Opsware Creates Uber Shell for System Admins
by Timothy Prickett Morgan
For all of the advancement in systems management tools over the past two decades as we have gone through the minicomputer, client/server, and Internet revolutions, the dominant way that most system administrators in the world deal with the dozens or hundreds of machines they keep running every day is through an old-fashioned command line interface in an ASCII or EBCDIC shell. Rather than try to fight this trend and the overwhelming use of scripts by sysadmins to do routine tasks, Opsware has taken the shell and CLI to a whole new level with its new Global Shell.
This stands to reason when you know a little bit about what Opsware has expertise in and where it came from. When a lot of vendors bash the concept of using scripts to manage servers--which is the tried and true method that sysadmins employ in their day-to-day tasks--Opsware's Server Automation System is more like a master scripting engine than anything else, with the scripts controlling the provisioning of bare metal servers, operating systems, and applications and the application of patches and updates to software. Opsware also sells a similar Network Automation System (from the Rendition Networks acquisition from late 2004) and an Asset Management System (from the acquisition at the end of 2003 of Tangram Enterprise Solutions). Before Opsware wanted to take on servers, networks, and asset management with its script-based management tools, it was a spinout of Internet hosting company Loudcloud, which was founded by Marc Andreesen, the whiz kid programmer behind the Netscape browser and server business that sparked the dot-com boom. Scripting is in Opsware's blood, and it doesn't want to get rid of it. Rather, it wants to make it a centrally controlled process that spans across multiple and often incompatible distributed systems.
Opsware announced its Opsware Server Automation System (release 5.1, and code-named Darwin) in May, and the Global Shell feature the company announced last week for that software at the LinuxWorld trade show in San Francisco takes the command line interface and the use of shells to greater heights.. Just as system monitoring programs have evolved from taking care of a single system to transaction-oriented tools that can span distributed systems and aggregate data, the Global Shell is used to manage scripts that can be run across many different platforms in a distributed fashion, but not only from a single console, but from the shell of choice for the system administrators who take care of Linux, Unix, and Windows servers.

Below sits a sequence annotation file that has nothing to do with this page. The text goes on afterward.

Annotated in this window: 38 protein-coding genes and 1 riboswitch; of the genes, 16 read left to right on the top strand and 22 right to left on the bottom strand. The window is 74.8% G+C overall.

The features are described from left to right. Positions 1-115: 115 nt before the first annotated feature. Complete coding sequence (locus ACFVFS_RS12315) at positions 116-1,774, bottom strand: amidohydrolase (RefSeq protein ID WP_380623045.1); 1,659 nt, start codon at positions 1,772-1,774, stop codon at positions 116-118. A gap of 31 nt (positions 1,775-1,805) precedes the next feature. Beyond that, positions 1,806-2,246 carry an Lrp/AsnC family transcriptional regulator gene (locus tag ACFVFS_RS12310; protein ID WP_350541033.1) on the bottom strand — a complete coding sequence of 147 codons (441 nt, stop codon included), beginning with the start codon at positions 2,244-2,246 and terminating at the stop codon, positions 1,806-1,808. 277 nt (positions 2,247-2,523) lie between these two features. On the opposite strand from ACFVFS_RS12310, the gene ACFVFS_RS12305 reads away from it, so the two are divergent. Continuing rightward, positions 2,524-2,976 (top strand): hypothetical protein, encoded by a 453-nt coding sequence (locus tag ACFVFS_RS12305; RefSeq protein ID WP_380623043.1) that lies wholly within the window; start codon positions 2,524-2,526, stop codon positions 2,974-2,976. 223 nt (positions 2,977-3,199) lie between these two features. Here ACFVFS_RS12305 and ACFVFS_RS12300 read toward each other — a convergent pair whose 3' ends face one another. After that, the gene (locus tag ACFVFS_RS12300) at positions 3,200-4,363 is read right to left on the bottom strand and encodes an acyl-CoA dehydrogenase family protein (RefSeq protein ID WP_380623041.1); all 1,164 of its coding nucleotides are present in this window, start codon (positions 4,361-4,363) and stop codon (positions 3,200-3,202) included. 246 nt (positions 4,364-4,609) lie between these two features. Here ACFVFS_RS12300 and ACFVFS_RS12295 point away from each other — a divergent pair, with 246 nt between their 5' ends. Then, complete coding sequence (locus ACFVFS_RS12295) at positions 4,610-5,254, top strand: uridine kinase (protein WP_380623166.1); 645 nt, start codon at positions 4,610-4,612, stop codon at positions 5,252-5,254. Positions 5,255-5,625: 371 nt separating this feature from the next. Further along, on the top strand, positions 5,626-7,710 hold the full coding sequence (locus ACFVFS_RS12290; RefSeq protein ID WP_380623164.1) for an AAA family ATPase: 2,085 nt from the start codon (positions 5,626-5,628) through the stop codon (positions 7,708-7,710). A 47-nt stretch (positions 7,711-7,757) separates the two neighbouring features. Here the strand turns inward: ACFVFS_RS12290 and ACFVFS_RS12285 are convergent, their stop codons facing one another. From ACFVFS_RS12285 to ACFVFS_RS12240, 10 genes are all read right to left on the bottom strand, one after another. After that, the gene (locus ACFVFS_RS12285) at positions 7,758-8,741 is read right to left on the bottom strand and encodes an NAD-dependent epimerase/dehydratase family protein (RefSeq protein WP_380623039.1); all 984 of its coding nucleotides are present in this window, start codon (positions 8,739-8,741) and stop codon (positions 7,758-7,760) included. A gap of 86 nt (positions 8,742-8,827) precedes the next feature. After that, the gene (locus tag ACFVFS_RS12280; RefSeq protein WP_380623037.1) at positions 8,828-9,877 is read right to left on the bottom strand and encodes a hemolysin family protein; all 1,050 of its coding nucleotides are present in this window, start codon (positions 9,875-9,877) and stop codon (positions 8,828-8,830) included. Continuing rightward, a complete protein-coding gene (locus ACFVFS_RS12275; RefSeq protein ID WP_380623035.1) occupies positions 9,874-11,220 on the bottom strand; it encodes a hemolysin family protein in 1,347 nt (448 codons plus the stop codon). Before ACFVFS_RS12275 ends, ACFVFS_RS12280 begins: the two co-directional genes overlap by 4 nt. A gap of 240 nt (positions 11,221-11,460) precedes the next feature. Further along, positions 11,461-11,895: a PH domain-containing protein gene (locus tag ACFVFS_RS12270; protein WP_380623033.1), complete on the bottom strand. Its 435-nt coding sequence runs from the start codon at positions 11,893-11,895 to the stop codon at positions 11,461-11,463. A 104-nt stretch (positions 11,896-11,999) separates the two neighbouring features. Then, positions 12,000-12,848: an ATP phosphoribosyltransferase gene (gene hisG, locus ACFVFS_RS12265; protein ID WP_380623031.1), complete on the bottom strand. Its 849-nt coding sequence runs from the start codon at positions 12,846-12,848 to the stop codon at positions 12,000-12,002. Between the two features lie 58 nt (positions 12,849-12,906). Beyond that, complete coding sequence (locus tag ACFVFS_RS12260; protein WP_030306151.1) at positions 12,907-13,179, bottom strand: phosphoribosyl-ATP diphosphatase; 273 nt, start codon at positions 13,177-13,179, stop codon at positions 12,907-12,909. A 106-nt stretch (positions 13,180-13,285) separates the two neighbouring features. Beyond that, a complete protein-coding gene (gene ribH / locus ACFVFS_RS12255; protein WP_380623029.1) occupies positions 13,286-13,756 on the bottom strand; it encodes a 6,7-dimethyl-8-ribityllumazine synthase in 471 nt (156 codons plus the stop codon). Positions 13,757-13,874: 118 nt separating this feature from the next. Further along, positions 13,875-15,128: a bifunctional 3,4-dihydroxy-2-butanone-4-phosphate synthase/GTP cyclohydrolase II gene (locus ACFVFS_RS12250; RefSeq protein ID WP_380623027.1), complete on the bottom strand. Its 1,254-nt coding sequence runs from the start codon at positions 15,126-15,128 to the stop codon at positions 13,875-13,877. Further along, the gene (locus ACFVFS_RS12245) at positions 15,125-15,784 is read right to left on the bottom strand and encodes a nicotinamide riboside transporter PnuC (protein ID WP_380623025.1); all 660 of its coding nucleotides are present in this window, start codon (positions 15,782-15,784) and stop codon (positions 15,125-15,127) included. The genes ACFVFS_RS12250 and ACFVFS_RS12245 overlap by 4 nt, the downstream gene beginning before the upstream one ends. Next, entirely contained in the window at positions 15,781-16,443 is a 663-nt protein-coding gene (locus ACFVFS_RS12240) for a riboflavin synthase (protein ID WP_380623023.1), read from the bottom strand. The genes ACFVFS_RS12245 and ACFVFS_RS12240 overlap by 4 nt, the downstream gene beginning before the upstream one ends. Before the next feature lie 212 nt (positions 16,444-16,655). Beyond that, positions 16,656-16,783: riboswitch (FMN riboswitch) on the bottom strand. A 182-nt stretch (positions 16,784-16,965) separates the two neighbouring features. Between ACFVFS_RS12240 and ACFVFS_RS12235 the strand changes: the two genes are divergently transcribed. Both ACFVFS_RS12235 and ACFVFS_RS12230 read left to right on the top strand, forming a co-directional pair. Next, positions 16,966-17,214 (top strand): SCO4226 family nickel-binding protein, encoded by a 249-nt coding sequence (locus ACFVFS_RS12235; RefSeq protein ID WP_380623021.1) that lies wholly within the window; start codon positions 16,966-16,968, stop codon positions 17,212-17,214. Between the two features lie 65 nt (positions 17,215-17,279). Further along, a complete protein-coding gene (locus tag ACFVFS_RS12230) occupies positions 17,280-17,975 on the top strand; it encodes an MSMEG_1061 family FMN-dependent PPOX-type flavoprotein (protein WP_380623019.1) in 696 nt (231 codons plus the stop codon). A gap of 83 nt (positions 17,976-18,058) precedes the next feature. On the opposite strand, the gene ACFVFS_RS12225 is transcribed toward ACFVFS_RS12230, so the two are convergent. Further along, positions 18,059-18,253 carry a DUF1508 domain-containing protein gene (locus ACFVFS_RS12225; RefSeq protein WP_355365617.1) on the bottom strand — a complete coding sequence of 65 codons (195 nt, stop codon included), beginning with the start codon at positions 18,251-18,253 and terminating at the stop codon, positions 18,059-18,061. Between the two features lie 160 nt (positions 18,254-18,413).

Of course, making a shell that spans these platforms is no easy task, explains Eric Vishria, director of product management at Opsware. But he says his company has done it with Global Shell, which can make a network of systems that are situated in many different locations look as if they are a single system. Not only that, but systems can be grouped in many different ways using Global Shell, which can organize systems by platform, operating system, applications, location, and myriad other ways. System admins using Global Shell don't have to learn anything new--they pick zsh, ksh, tsch, bash or the shell of their choice, and Global Shell virtualizes the systems in the network and makes them look like individual directories in a virtual file system that is backed by the Opsware Data Model. They write their scripts in Perl, Python, Ruby, or whatever floats their boat. The Global Shell allows a script that might, for instance, apply a patch to a Windows box to be run once in the shell and then executed simultaneously on all of the Windows boxes under the control of Opsware's tools. Scripting allows repetitive tasks to be automated, but Global Shell allows scripts to be cascaded and run in parallel, saving a huge amount of time that would otherwise be spent manually poking around the network identifying the machines on which to run the script and then executing them in series by copying and pasting between shells.
But that may not be the main benefit of Global Shell. Vishria says the company has been showing prototypes of the Global Shell to customers since it introduced the Darwin release, and while system administrators get excited about how it can cut down the time for certain tasks from dozens of hours to minutes, IT managers like the central auditing and control aspects of the Global Shell. As most people know, sysadmins are cowboys. They sometimes use Telnet, even if that is not secure. They access systems over NFS without SSL encryption. They simplify user names and passwords--often using the same one on many systems--and they usually share passwords among many different people. So people using Secure Shell to bop between machines to run scripts can't be tracked or traced. There is no audit trail, and in a compliance-crazed world, you have to show who accessed what system when and how. "Management gets very excited about this auditability that comes with Global Shell and the ability to shut down all other methods of access to the systems in the network," says Vishria.
Global Shell is a feature of the Opsware Server Automation System, and it cannot be acquired separately. Server Automation System costs $1,200 per server for a typical configuration. Customers who already have the Opsware code will get Global Shell as part of their maintenance contracts.